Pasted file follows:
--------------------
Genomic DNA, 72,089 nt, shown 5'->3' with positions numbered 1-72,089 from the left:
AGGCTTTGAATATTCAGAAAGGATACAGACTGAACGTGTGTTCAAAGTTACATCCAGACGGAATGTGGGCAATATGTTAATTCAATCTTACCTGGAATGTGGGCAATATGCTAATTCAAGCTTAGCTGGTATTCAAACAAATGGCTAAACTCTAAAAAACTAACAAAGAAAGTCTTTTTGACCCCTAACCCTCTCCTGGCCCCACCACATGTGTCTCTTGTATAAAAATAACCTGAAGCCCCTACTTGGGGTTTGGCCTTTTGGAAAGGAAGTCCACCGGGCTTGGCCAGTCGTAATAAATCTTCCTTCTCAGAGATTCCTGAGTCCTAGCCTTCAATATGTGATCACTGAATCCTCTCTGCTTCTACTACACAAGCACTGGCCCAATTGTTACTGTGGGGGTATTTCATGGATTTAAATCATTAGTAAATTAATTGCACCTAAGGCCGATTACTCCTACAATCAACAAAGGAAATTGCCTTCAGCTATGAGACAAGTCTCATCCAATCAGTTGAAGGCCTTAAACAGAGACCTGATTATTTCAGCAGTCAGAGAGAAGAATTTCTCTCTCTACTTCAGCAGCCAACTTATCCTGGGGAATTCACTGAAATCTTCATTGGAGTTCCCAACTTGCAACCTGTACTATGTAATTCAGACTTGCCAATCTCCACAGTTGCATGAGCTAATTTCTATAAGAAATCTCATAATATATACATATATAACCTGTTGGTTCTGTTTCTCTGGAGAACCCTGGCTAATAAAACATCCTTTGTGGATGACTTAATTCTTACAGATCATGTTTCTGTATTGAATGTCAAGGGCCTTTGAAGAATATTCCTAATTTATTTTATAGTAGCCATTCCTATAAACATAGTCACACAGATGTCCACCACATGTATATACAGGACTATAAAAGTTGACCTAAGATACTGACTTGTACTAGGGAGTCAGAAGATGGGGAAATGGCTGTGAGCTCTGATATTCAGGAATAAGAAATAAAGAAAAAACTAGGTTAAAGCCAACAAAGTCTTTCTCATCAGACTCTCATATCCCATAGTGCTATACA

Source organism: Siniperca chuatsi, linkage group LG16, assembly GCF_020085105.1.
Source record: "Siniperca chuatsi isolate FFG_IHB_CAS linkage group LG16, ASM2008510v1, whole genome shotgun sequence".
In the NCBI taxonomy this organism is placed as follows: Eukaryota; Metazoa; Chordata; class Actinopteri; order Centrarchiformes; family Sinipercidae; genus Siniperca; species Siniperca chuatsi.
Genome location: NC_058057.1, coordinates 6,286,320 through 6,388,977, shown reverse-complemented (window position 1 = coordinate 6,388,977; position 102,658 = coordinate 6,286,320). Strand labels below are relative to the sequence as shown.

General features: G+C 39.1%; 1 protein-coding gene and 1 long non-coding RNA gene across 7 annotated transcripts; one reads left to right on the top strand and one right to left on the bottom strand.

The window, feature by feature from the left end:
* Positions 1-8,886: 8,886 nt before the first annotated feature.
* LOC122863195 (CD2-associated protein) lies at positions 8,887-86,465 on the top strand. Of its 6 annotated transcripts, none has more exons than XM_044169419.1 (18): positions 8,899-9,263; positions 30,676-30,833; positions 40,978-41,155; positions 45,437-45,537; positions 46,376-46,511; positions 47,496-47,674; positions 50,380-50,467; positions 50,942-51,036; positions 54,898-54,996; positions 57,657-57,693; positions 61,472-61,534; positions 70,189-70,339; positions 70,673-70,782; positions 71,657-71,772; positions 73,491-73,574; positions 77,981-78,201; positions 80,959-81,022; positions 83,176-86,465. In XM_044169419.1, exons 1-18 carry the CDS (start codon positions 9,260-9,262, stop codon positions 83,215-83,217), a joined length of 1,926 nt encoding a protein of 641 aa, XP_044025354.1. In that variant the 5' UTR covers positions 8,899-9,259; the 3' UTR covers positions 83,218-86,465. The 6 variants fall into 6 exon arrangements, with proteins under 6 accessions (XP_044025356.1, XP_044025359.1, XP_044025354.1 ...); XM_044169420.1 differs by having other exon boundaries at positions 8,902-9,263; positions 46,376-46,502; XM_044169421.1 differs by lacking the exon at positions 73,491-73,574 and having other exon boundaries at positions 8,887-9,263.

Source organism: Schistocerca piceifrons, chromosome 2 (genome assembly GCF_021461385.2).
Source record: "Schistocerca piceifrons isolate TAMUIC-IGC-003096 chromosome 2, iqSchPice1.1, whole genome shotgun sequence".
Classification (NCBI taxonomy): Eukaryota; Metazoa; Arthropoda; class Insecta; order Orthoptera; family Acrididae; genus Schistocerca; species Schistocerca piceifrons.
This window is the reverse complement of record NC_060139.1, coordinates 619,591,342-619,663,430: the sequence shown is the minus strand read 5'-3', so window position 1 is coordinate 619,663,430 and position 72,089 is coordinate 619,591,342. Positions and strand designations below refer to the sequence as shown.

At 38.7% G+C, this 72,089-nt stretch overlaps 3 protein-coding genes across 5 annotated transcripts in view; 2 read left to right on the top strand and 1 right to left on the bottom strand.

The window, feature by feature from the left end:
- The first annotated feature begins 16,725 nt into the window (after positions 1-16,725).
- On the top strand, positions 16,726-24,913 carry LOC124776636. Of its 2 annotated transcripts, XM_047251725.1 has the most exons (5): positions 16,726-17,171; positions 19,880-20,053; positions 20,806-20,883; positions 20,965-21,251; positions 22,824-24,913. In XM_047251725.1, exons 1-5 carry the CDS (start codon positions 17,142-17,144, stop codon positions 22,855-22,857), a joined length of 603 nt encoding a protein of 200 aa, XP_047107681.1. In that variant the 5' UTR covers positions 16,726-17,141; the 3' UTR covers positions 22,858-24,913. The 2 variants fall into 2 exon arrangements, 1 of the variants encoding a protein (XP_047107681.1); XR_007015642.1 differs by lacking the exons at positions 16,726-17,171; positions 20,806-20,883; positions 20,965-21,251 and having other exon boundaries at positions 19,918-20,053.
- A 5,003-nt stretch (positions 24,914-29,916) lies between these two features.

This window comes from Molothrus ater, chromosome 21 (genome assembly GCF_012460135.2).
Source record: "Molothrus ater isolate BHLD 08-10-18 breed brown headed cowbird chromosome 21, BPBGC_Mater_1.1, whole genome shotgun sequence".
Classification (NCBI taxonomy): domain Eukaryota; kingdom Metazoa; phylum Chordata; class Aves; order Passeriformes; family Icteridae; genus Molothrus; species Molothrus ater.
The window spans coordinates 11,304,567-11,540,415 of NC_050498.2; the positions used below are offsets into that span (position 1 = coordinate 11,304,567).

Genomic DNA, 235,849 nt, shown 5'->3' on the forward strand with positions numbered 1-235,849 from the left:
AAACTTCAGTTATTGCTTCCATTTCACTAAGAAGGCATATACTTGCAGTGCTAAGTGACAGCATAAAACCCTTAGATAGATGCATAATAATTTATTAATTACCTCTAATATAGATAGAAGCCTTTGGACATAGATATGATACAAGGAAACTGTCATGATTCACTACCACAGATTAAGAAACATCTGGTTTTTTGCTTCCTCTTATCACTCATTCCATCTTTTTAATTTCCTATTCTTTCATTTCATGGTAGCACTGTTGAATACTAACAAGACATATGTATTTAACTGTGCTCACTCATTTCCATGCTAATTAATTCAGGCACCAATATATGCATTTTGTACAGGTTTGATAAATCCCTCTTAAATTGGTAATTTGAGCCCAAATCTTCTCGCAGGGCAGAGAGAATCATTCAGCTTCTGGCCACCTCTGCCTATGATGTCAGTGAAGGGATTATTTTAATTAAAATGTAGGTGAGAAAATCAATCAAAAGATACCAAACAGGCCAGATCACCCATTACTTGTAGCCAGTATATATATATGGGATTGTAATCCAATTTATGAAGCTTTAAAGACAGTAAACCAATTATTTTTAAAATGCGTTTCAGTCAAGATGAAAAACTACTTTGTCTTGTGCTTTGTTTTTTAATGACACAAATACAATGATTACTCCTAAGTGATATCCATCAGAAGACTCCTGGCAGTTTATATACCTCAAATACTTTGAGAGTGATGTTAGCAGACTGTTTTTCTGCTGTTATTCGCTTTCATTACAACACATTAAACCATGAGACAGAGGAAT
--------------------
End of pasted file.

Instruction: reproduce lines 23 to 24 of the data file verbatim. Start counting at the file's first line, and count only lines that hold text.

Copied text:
The window spans coordinates 11,304,567-11,540,415 of NC_050498.2; the positions used below are offsets into that span (position 1 = coordinate 11,304,567).

Genomic DNA, 235,849 nt, shown 5'->3' on the forward strand with positions numbered 1-235,849 from the left: